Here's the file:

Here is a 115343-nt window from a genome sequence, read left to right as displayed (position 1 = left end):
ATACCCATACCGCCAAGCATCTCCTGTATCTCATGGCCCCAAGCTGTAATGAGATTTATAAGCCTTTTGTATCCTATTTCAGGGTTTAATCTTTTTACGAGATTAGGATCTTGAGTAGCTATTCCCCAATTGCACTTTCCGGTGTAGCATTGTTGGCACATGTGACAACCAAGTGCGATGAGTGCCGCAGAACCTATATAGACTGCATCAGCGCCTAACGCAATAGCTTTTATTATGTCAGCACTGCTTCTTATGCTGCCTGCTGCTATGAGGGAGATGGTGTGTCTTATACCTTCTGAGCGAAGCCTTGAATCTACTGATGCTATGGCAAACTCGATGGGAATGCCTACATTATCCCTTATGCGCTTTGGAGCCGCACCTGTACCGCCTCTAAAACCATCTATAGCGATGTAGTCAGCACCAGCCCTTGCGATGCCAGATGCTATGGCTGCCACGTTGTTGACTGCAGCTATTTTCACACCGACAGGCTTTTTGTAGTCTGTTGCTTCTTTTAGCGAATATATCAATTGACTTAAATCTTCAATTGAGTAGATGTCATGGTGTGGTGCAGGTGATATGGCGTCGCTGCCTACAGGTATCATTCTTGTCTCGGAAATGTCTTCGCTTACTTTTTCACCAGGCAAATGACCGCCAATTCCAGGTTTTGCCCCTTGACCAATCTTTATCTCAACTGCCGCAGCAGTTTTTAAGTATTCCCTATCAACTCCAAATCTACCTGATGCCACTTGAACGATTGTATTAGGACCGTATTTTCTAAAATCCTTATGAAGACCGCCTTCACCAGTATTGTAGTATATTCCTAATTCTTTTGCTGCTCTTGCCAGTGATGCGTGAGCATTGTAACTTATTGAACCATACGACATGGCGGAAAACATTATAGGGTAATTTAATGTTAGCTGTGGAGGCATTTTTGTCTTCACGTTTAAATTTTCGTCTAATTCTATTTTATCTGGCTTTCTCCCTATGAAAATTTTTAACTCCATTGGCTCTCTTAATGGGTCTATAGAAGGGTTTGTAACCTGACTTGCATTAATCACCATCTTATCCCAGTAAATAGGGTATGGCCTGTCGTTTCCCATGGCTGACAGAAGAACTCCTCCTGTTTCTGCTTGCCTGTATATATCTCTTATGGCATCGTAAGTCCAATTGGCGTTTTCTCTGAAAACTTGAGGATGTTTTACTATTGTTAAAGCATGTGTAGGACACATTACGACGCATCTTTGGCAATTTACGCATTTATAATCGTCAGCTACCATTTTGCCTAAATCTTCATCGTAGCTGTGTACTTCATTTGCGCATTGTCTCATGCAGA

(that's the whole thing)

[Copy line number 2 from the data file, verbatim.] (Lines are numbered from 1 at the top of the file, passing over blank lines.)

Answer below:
ATACCCATACCGCCAAGCATCTCCTGTATCTCATGGCCCCAAGCTGTAATGAGATTTATAAGCCTTTTGTATCCTATTTCAGGGTTTAATCTTTTTACGAGATTAGGATCTTGAGTAGCTATTCCCCAATTGCACTTTCCGGTGTAGCATTGTTGGCACATGTGACAACCAAGTGCGATGAGTGCCGCAGAACCTATATAGACTGCATCAGCGCCTAACGCAATAGCTTTTATTATGTCAGCACTGCTTCTTATGCTGCCTGCTGCTATGAGGGAGATGGTGTGTCTTATACCTTCTGAGCGAAGCCTTGAATCTACTGATGCTATGGCAAACTCGATGGGAATGCCTACATTATCCCTTATGCGCTTTGGAGCCGCACCTGTACCGCCTCTAAAACCATCTATAGCGATGTAGTCAGCACCAGCCCTTGCGATGCCAGATGCTATGGCTGCCACGTTGTTGACTGCAGCTATTTTCACACCGACAGGCTTTTTGTAGTCTGTTGCTTCTTTTAGCGAATATATCAATTGACTTAAATCTTCAATTGAGTAGATGTCATGGTGTGGTGCAGGTGATATGGCGTCGCTGCCTACAGGTATCATTCTTGTCTCGGAAATGTCTTCGCTTACTTTTTCACCAGGCAAATGACCGCCAATTCCAGGTTTTGCCCCTTGACCAATCTTTATCTCAACTGCCGCAGCAGTTTTTAAGTATTCCCTATCAACTCCAAATCTACCTGATGCCACTTGAACGATTGTATTAGGACCGTATTTTCTAAAATCCTTATGAAGACCGCCTTCACCAGTATTGTAGTATATTCCTAATTCTTTTGCTGCTCTTGCCAGTGATGCGTGAGCATTGTAACTTATTGAACCATACGACATGGCGGAAAACATTATAGGGTAATTTAATGTTAGCTGTGGAGGCATTTTTGTCTTCACGTTTAAATTTTCGTCTAATTCTATTTTATCTGGCTTTCTCCCTATGAAAATTTTTAACTCCATTGGCTCTCTTAATGGGTCTATAGAAGGGTTTGTAACCTGACTTGCATTAATCACCATCTTATCCCAGTAAATAGGGTATGGCCTGTCGTTTCCCATGGCTGACAGAAGAACTCCTCCTGTTTCTGCTTGCCTGTATATATCTCTTATGGCATCGTAAGTCCAATTGGCGTTTTCTCTGAAAACTTGAGGATGTTTTACTATTGTTAAAGCATGTGTAGGACACATTACGACGCATCTTTGGCAATTTACGCATTTATAATCGTCAGCTACCATTTTGCCTAAATCTTCATCGTAGCTGTGTACTTCATTTGCGCATTGTCTCATGCAGA